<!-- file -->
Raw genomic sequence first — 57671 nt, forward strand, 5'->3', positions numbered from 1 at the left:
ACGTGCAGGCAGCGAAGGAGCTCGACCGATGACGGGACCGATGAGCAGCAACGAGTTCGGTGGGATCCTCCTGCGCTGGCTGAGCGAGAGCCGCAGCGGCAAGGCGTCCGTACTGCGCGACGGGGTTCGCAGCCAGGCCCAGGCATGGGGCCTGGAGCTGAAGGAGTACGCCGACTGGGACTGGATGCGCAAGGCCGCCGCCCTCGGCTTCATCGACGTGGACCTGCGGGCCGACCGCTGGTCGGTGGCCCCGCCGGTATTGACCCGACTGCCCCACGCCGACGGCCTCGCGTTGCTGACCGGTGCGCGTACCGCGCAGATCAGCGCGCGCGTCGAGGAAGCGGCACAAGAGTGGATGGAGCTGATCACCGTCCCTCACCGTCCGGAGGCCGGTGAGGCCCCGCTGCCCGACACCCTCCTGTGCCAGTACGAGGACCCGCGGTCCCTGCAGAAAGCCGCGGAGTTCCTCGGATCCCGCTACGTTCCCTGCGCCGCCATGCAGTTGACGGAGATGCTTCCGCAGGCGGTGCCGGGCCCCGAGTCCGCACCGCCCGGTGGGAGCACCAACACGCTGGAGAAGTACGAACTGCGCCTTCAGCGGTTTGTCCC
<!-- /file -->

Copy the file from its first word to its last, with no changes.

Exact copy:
Raw genomic sequence first — 57671 nt, forward strand, 5'->3', positions numbered from 1 at the left:
ACGTGCAGGCAGCGAAGGAGCTCGACCGATGACGGGACCGATGAGCAGCAACGAGTTCGGTGGGATCCTCCTGCGCTGGCTGAGCGAGAGCCGCAGCGGCAAGGCGTCCGTACTGCGCGACGGGGTTCGCAGCCAGGCCCAGGCATGGGGCCTGGAGCTGAAGGAGTACGCCGACTGGGACTGGATGCGCAAGGCCGCCGCCCTCGGCTTCATCGACGTGGACCTGCGGGCCGACCGCTGGTCGGTGGCCCCGCCGGTATTGACCCGACTGCCCCACGCCGACGGCCTCGCGTTGCTGACCGGTGCGCGTACCGCGCAGATCAGCGCGCGCGTCGAGGAAGCGGCACAAGAGTGGATGGAGCTGATCACCGTCCCTCACCGTCCGGAGGCCGGTGAGGCCCCGCTGCCCGACACCCTCCTGTGCCAGTACGAGGACCCGCGGTCCCTGCAGAAAGCCGCGGAGTTCCTCGGATCCCGCTACGTTCCCTGCGCCGCCATGCAGTTGACGGAGATGCTTCCGCAGGCGGTGCCGGGCCCCGAGTCCGCACCGCCCGGTGGGAGCACCAACACGCTGGAGAAGTACGAACTGCGCCTTCAGCGGTTTGTCCC